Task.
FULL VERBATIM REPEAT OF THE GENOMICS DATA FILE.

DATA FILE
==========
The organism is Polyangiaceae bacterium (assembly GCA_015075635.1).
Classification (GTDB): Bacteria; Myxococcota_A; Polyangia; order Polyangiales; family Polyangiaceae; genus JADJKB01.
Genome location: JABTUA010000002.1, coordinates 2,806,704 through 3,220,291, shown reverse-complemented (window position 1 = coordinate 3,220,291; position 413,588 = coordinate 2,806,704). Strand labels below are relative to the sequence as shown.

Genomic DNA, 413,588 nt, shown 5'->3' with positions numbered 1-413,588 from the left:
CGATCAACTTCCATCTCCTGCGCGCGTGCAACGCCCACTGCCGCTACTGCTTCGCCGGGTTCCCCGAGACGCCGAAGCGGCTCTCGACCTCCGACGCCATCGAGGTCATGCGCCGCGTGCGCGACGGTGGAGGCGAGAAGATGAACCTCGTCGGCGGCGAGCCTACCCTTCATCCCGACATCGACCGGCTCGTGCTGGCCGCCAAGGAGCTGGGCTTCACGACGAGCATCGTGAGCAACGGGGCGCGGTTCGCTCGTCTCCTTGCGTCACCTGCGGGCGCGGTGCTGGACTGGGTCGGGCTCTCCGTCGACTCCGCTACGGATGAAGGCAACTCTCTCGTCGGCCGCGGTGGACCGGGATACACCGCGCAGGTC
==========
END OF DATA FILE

The organism is Polyangiaceae bacterium (assembly GCA_015075635.1).
Classification (GTDB): Bacteria; Myxococcota_A; Polyangia; order Polyangiales; family Polyangiaceae; genus JADJKB01.
Genome location: JABTUA010000002.1, coordinates 2,806,704 through 3,220,291, shown reverse-complemented (window position 1 = coordinate 3,220,291; position 413,588 = coordinate 2,806,704). Strand labels below are relative to the sequence as shown.

Genomic DNA, 413,588 nt, shown 5'->3' with positions numbered 1-413,588 from the left:
CGATCAACTTCCATCTCCTGCGCGCGTGCAACGCCCACTGCCGCTACTGCTTCGCCGGGTTCCCCGAGACGCCGAAGCGGCTCTCGACCTCCGACGCCATCGAGGTCATGCGCCGCGTGCGCGACGGTGGAGGCGAGAAGATGAACCTCGTCGGCGGCGAGCCTACCCTTCATCCCGACATCGACCGGCTCGTGCTGGCCGCCAAGGAGCTGGGCTTCACGACGAGCATCGTGAGCAACGGGGCGCGGTTCGCTCGTCTCCTTGCGTCACCTGCGGGCGCGGTGCTGGACTGGGTCGGGCTCTCCGTCGACTCCGCTACGGATGAAGGCAACTCTCTCGTCGGCCGCGGTGGACCGGGATACACCGCGCAGGTC